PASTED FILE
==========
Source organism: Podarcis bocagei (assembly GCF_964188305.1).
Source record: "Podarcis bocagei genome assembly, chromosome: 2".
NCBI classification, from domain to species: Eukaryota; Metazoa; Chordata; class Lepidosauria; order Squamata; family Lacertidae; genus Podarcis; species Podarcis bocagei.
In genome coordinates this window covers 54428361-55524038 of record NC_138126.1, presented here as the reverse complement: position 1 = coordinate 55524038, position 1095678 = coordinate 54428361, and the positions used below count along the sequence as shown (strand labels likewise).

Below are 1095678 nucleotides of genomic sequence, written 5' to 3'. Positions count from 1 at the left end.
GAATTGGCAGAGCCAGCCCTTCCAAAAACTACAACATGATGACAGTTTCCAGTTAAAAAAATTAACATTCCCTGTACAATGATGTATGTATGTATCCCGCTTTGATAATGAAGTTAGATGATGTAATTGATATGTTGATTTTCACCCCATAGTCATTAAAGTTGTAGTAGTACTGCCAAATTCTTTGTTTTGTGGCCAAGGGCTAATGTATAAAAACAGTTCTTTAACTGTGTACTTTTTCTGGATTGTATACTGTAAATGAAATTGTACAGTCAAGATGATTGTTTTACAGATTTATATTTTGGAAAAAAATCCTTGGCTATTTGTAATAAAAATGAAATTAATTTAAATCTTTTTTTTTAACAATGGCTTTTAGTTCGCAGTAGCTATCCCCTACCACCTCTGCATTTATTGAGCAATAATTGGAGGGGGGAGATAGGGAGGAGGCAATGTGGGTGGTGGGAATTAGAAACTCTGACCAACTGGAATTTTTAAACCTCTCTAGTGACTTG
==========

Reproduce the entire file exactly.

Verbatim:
Source organism: Podarcis bocagei (assembly GCF_964188305.1).
Source record: "Podarcis bocagei genome assembly, chromosome: 2".
NCBI classification, from domain to species: Eukaryota; Metazoa; Chordata; class Lepidosauria; order Squamata; family Lacertidae; genus Podarcis; species Podarcis bocagei.
In genome coordinates this window covers 54428361-55524038 of record NC_138126.1, presented here as the reverse complement: position 1 = coordinate 55524038, position 1095678 = coordinate 54428361, and the positions used below count along the sequence as shown (strand labels likewise).

Below are 1095678 nucleotides of genomic sequence, written 5' to 3'. Positions count from 1 at the left end.
GAATTGGCAGAGCCAGCCCTTCCAAAAACTACAACATGATGACAGTTTCCAGTTAAAAAAATTAACATTCCCTGTACAATGATGTATGTATGTATCCCGCTTTGATAATGAAGTTAGATGATGTAATTGATATGTTGATTTTCACCCCATAGTCATTAAAGTTGTAGTAGTACTGCCAAATTCTTTGTTTTGTGGCCAAGGGCTAATGTATAAAAACAGTTCTTTAACTGTGTACTTTTTCTGGATTGTATACTGTAAATGAAATTGTACAGTCAAGATGATTGTTTTACAGATTTATATTTTGGAAAAAAATCCTTGGCTATTTGTAATAAAAATGAAATTAATTTAAATCTTTTTTTTTAACAATGGCTTTTAGTTCGCAGTAGCTATCCCCTACCACCTCTGCATTTATTGAGCAATAATTGGAGGGGGGAGATAGGGAGGAGGCAATGTGGGTGGTGGGAATTAGAAACTCTGACCAACTGGAATTTTTAAACCTCTCTAGTGACTTG